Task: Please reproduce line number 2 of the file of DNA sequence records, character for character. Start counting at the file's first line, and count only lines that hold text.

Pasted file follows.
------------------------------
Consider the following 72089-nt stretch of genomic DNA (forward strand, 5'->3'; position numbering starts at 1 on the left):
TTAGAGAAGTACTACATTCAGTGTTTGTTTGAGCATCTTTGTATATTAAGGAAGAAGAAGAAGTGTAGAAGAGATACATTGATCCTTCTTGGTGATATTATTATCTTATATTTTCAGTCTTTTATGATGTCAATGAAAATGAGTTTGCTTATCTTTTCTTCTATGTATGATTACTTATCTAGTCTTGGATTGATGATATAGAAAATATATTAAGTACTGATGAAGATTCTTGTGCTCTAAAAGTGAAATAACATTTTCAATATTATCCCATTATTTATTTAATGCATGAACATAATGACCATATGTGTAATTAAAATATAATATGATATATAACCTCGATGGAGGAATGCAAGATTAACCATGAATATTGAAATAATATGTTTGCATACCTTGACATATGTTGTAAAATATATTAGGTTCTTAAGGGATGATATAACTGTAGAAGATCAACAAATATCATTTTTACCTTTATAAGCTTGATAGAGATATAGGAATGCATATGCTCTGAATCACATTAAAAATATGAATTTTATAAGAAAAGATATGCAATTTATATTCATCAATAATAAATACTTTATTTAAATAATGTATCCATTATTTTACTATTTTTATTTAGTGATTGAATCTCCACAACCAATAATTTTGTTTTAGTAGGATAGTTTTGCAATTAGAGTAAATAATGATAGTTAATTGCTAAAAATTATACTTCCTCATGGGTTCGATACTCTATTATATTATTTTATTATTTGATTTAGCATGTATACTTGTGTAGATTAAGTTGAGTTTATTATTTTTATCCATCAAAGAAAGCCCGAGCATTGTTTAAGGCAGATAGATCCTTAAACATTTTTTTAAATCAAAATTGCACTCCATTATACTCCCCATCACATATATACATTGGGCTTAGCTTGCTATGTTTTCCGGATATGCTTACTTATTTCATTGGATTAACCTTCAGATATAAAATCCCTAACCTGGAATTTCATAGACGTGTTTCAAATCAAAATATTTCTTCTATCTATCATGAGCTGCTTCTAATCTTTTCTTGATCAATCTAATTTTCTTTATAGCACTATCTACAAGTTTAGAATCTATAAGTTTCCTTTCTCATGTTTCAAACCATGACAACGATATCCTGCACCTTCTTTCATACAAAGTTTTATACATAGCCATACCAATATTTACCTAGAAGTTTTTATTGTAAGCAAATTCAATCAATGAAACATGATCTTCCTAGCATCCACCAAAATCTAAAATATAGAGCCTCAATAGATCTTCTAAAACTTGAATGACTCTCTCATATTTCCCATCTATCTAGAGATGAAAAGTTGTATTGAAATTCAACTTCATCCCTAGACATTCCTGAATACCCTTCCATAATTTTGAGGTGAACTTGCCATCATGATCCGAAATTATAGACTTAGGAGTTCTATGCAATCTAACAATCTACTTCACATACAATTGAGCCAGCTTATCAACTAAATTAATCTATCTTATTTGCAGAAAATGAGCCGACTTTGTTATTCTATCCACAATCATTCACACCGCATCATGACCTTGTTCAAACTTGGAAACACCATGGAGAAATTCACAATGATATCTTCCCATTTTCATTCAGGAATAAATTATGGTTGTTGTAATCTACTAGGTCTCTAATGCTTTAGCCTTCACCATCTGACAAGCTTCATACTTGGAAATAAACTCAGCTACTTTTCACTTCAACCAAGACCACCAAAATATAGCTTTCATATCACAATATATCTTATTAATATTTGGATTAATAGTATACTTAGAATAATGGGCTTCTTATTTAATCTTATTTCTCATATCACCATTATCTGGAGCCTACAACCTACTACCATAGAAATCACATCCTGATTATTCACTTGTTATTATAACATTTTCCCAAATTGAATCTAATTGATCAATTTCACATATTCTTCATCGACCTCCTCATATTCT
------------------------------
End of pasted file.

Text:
TTAGAGAAGTACTACATTCAGTGTTTGTTTGAGCATCTTTGTATATTAAGGAAGAAGAAGAAGTGTAGAAGAGATACATTGATCCTTCTTGGTGATATTATTATCTTATATTTTCAGTCTTTTATGATGTCAATGAAAATGAGTTTGCTTATCTTTTCTTCTATGTATGATTACTTATCTAGTCTTGGATTGATGATATAGAAAATATATTAAGTACTGATGAAGATTCTTGTGCTCTAAAAGTGAAATAACATTTTCAATATTATCCCATTATTTATTTAATGCATGAACATAATGACCATATGTGTAATTAAAATATAATATGATATATAACCTCGATGGAGGAATGCAAGATTAACCATGAATATTGAAATAATATGTTTGCATACCTTGACATATGTTGTAAAATATATTAGGTTCTTAAGGGATGATATAACTGTAGAAGATCAACAAATATCATTTTTACCTTTATAAGCTTGATAGAGATATAGGAATGCATATGCTCTGAATCACATTAAAAATATGAATTTTATAAGAAAAGATATGCAATTTATATTCATCAATAATAAATACTTTATTTAAATAATGTATCCATTATTTTACTATTTTTATTTAGTGATTGAATCTCCACAACCAATAATTTTGTTTTAGTAGGATAGTTTTGCAATTAGAGTAAATAATGATAGTTAATTGCTAAAAATTATACTTCCTCATGGGTTCGATACTCTATTATATTATTTTATTATTTGATTTAGCATGTATACTTGTGTAGATTAAGTTGAGTTTATTATTTTTATCCATCAAAGAAAGCCCGAGCATTGTTTAAGGCAGATAGATCCTTAAACATTTTTTTAAATCAAAATTGCACTCCATTATACTCCCCATCACATATATACATTGGGCTTAGCTTGCTATGTTTTCCGGATATGCTTACTTATTTCATTGGATTAACCTTCAGATATAAAATCCCTAACCTGGAATTTCATAGACGTGTTTCAAATCAAAATATTTCTTCTATCTATCATGAGCTGCTTCTAATCTTTTCTTGATCAATCTAATTTTCTTTATAGCACTATCTACAAGTTTAGAATCTATAAGTTTCCTTTCTCATGTTTCAAACCATGACAACGATATCCTGCACCTTCTTTCATACAAAGTTTTATACATAGCCATACCAATATTTACCTAGAAGTTTTTATTGTAAGCAAATTCAATCAATGAAACATGATCTTCCTAGCATCCACCAAAATCTAAAATATAGAGCCTCAATAGATCTTCTAAAACTTGAATGACTCTCTCATATTTCCCATCTATCTAGAGATGAAAAGTTGTATTGAAATTCAACTTCATCCCTAGACATTCCTGAATACCCTTCCATAATTTTGAGGTGAACTTGCCATCATGATCCGAAATTATAGACTTAGGAGTTCTATGCAATCTAACAATCTACTTCACATACAATTGAGCCAGCTTATCAACTAAATTAATCTATCTTATTTGCAGAAAATGAGCCGACTTTGTTATTCTATCCACAATCATTCACACCGCATCATGACCTTGTTCAAACTTGGAAACACCATGGAGAAATTCACAATGATATCTTCCCATTTTCATTCAGGAATAAATTATGGTTGTTGTAATCTACTAGGTCTCTAATGCTTTAGCCTTCACCATCTGACAAGCTTCATACTTGGAAATAAACTCAGCTACTTTTCACTTCAACCAAGACCACCAAAATATAGCTTTCATATCACAATATATCTTATTAATATTTGGATTAATAGTATACTTAGAATAATGGGCTTCTTATTTAATCTTATTTCTCATATCACCATTATCTGGAGCCTACAACCTACTACCATAGAAATCACATCCTGATTATTCACTTGTTATTATAACATTTTCCCAAATTGAATCTAATTGATCAATTTCACATATTCTTCATCGACCTCCTCATATTCT